Guest Contributor | Jul 3, 2019 | 0
Session to improve the governance and sustainable use of African mineral resources and related infrastructure concluded
Namibia recently hosted the 4th PanAfGeo session, a 3-year project which supports the training of geoscientific staff from African Geological Surveys through the development of an innovative training programme.
A group of 21 professionals from 13 African countries completed a two-week course on Geoscientific Information Management at the Geological Survey of Namibia in Windhoek, last week.
The capacity building session was jointly organized by the French Geological Survey and the Geological Survey of Namibia.
According to the Ministry of Mines and Energy, the experts from across Africa received interactive learning through lectures and practical digital exercises on the methods, approaches, tools, procedures and requirements for building 3D geological models in multi-layer contexts.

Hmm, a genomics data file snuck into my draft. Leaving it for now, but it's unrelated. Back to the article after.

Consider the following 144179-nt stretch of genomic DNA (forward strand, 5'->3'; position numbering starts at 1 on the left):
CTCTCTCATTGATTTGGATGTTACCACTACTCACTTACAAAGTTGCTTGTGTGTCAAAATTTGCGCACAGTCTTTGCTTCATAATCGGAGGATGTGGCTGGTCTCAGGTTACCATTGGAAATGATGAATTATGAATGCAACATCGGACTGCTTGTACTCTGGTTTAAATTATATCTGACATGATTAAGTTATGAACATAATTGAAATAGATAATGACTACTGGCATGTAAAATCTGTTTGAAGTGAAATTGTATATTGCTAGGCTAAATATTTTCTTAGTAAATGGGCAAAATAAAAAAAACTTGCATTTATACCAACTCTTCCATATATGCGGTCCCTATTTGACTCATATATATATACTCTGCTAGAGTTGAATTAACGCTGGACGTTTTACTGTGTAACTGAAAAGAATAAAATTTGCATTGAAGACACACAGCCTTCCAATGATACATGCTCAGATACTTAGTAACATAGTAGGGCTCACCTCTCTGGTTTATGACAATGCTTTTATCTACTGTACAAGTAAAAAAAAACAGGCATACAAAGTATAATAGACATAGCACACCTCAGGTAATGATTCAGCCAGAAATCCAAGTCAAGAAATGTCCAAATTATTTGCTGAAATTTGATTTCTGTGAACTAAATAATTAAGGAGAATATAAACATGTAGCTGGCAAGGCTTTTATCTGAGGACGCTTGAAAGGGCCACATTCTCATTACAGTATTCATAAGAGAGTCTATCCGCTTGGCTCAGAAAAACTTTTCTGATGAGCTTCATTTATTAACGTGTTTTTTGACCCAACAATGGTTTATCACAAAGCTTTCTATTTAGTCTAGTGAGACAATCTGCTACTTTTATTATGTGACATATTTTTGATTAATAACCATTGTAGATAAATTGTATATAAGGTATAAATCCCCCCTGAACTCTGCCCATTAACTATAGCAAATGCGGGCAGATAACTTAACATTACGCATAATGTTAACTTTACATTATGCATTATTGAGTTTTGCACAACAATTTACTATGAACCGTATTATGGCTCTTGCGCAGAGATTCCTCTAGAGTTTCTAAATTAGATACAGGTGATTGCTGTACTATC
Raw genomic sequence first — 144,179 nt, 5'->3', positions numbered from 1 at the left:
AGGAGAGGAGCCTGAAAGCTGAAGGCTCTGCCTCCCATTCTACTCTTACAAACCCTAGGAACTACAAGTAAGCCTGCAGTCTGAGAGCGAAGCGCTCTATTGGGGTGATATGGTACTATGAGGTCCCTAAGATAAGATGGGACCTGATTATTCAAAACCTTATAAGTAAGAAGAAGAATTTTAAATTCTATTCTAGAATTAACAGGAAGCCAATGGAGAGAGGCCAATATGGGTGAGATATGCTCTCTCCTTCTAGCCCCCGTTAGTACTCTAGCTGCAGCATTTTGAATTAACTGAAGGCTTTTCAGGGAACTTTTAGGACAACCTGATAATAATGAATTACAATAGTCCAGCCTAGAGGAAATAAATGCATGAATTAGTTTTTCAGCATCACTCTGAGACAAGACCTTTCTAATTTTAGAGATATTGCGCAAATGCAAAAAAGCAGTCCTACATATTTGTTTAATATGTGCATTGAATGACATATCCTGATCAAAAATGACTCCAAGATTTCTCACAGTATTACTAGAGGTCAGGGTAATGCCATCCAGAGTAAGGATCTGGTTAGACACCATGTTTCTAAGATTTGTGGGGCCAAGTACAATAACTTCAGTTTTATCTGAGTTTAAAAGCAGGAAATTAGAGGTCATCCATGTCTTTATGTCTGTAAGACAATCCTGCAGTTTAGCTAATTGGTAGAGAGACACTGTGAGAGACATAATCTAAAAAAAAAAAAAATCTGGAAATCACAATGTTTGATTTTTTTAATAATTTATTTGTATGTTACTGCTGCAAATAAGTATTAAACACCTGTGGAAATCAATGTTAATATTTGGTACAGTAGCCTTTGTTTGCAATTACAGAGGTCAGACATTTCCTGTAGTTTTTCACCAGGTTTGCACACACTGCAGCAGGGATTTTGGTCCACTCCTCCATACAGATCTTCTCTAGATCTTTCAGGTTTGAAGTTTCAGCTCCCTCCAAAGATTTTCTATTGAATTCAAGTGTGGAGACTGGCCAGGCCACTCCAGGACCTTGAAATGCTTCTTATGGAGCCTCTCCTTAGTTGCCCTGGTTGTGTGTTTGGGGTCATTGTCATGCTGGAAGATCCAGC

Furthermore, the trainees acquired state-of-the-art tool kits that contained methods and field work from eight geoscientific domains: geoscientific mapping, mineral resources assessment, artisanal and small-scale mining, environmental management of mines, geohazards, geoheritage, geoscientific information management, communication and promotion, the ministry added.
“The overall objective and impact of PanAfGeo was to improve the governance and sustainable use of African mineral resources and related infrastructure,” the ministry added.
The ministry said the outcome of the session strengthened the knowledge and skills in Africa’s mining sector and specifically of African Geological Surveys, to enable them to contribute in their respective countries.
The PanAfGeo cooperation provides up to 50 training sessions to some 1500 geoscientists coming from all African countries. This program worth 10.3 million euros is co-funded by the European Commission.